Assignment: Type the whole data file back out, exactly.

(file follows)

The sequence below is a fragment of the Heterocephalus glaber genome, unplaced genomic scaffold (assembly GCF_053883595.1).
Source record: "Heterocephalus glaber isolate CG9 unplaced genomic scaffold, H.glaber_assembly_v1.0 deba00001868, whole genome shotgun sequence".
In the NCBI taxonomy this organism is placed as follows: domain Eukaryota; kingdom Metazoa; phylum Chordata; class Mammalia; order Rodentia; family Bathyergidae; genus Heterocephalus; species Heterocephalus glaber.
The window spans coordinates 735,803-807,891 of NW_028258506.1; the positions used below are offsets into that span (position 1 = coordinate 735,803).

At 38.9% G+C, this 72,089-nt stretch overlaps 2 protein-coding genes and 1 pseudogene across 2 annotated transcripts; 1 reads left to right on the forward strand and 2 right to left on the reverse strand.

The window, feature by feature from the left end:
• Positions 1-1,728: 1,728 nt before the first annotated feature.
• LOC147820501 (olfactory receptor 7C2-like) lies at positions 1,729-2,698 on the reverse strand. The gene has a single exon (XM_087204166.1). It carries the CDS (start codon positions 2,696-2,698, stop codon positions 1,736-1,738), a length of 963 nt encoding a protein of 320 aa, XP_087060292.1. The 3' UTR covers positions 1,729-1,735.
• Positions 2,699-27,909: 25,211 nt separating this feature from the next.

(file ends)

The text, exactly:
The sequence below is a fragment of the Heterocephalus glaber genome, unplaced genomic scaffold (assembly GCF_053883595.1).
Source record: "Heterocephalus glaber isolate CG9 unplaced genomic scaffold, H.glaber_assembly_v1.0 deba00001868, whole genome shotgun sequence".
In the NCBI taxonomy this organism is placed as follows: domain Eukaryota; kingdom Metazoa; phylum Chordata; class Mammalia; order Rodentia; family Bathyergidae; genus Heterocephalus; species Heterocephalus glaber.
The window spans coordinates 735,803-807,891 of NW_028258506.1; the positions used below are offsets into that span (position 1 = coordinate 735,803).

At 38.9% G+C, this 72,089-nt stretch overlaps 2 protein-coding genes and 1 pseudogene across 2 annotated transcripts; 1 reads left to right on the forward strand and 2 right to left on the reverse strand.

The window, feature by feature from the left end:
• Positions 1-1,728: 1,728 nt before the first annotated feature.
• LOC147820501 (olfactory receptor 7C2-like) lies at positions 1,729-2,698 on the reverse strand. The gene has a single exon (XM_087204166.1). It carries the CDS (start codon positions 2,696-2,698, stop codon positions 1,736-1,738), a length of 963 nt encoding a protein of 320 aa, XP_087060292.1. The 3' UTR covers positions 1,729-1,735.
• Positions 2,699-27,909: 25,211 nt separating this feature from the next.